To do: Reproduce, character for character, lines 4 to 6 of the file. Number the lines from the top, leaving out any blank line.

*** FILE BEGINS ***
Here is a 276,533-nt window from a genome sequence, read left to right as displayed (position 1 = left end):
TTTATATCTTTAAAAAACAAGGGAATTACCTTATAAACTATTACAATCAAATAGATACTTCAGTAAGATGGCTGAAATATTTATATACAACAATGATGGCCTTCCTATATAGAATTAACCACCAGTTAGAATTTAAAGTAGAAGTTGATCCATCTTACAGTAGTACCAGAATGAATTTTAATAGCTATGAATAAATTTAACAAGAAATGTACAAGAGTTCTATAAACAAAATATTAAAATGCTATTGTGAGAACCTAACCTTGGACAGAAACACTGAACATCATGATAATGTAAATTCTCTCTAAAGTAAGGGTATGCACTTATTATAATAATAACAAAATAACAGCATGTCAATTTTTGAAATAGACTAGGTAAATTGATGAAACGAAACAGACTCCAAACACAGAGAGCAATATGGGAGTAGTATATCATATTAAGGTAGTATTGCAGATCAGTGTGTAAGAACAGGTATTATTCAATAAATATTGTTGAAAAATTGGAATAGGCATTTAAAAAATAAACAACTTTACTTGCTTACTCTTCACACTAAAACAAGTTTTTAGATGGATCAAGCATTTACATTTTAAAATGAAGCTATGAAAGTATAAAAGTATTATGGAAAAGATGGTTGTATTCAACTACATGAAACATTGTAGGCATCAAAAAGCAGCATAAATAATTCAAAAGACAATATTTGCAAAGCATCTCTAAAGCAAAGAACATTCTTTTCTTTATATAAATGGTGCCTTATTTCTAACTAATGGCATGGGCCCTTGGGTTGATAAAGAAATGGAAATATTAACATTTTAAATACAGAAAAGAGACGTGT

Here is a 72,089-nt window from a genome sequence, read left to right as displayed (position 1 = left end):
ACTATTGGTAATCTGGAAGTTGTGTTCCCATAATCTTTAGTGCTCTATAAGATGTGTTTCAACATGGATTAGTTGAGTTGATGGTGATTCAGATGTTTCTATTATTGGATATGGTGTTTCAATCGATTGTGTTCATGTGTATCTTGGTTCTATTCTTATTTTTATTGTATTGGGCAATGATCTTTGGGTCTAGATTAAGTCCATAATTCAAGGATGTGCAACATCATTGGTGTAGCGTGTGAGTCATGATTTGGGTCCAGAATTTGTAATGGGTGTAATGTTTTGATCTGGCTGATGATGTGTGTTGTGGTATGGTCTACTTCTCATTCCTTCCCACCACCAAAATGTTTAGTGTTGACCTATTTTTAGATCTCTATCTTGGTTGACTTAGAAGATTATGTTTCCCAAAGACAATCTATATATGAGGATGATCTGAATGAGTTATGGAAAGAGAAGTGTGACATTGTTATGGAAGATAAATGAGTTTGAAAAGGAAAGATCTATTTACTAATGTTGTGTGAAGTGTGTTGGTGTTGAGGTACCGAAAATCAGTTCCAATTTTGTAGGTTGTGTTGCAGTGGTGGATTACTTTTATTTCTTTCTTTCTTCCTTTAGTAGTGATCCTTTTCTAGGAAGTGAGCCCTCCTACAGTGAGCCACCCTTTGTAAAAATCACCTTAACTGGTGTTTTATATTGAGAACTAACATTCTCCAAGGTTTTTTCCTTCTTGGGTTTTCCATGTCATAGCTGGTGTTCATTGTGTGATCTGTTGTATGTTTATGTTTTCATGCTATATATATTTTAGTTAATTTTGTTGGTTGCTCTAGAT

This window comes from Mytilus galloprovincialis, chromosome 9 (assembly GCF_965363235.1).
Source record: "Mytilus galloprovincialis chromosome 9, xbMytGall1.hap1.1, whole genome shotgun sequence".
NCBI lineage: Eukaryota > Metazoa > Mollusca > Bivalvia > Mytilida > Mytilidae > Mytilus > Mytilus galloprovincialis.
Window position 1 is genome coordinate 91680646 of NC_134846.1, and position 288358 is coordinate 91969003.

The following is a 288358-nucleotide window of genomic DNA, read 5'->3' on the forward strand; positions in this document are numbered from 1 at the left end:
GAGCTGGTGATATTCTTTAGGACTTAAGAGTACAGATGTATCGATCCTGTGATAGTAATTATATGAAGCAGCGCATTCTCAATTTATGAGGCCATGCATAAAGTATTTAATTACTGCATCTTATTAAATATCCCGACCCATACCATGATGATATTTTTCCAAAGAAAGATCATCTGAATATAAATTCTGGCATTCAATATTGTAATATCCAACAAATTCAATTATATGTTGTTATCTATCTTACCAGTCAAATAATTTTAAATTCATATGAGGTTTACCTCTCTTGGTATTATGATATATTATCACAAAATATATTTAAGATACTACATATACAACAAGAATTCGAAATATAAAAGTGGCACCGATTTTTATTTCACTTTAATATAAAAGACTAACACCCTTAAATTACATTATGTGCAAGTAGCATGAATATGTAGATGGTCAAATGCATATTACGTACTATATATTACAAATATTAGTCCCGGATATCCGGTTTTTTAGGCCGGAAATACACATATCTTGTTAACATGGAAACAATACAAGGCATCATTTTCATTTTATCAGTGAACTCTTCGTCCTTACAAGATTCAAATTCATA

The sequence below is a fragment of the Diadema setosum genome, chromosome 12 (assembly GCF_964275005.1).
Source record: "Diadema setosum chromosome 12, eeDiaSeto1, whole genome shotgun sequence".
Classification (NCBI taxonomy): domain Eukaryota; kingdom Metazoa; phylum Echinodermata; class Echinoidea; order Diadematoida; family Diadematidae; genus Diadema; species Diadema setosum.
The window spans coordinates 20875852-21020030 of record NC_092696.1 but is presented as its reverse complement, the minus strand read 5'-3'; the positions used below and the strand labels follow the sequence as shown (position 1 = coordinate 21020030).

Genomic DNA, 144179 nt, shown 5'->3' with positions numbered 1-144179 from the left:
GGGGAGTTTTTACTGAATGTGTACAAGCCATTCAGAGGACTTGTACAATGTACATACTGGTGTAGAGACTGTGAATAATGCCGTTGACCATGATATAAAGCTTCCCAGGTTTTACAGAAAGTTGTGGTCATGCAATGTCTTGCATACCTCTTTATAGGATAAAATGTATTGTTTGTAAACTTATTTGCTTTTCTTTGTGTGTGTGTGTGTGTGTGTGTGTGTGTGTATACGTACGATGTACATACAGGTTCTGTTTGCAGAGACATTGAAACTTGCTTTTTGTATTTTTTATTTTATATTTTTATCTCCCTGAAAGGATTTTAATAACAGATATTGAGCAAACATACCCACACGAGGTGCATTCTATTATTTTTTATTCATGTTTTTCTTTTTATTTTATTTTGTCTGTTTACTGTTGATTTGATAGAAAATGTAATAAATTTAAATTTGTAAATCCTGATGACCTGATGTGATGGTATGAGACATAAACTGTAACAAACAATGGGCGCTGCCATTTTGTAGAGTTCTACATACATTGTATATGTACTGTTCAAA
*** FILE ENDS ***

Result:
ACTATTGGTAATCTGGAAGTTGTGTTCCCATAATCTTTAGTGCTCTATAAGATGTGTTTCAACATGGATTAGTTGAGTTGATGGTGATTCAGATGTTTCTATTATTGGATATGGTGTTTCAATCGATTGTGTTCATGTGTATCTTGGTTCTATTCTTATTTTTATTGTATTGGGCAATGATCTTTGGGTCTAGATTAAGTCCATAATTCAAGGATGTGCAACATCATTGGTGTAGCGTGTGAGTCATGATTTGGGTCCAGAATTTGTAATGGGTGTAATGTTTTGATCTGGCTGATGATGTGTGTTGTGGTATGGTCTACTTCTCATTCCTTCCCACCACCAAAATGTTTAGTGTTGACCTATTTTTAGATCTCTATCTTGGTTGACTTAGAAGATTATGTTTCCCAAAGACAATCTATATATGAGGATGATCTGAATGAGTTATGGAAAGAGAAGTGTGACATTGTTATGGAAGATAAATGAGTTTGAAAAGGAAAGATCTATTTACTAATGTTGTGTGAAGTGTGTTGGTGTTGAGGTACCGAAAATCAGTTCCAATTTTGTAGGTTGTGTTGCAGTGGTGGATTACTTTTATTTCTTTCTTTCTTCCTTTAGTAGTGATCCTTTTCTAGGAAGTGAGCCCTCCTACAGTGAGCCACCCTTTGTAAAAATCACCTTAACTGGTGTTTTATATTGAGAACTAACATTCTCCAAGGTTTTTTCCTTCTTGGGTTTTCCATGTCATAGCTGGTGTTCATTGTGTGATCTGTTGTATGTTTATGTTTTCATGCTATATATATTTTAGTTAATTTTGTTGGTTGCTCTAGAT

This window comes from Mytilus galloprovincialis, chromosome 9 (assembly GCF_965363235.1).
Source record: "Mytilus galloprovincialis chromosome 9, xbMytGall1.hap1.1, whole genome shotgun sequence".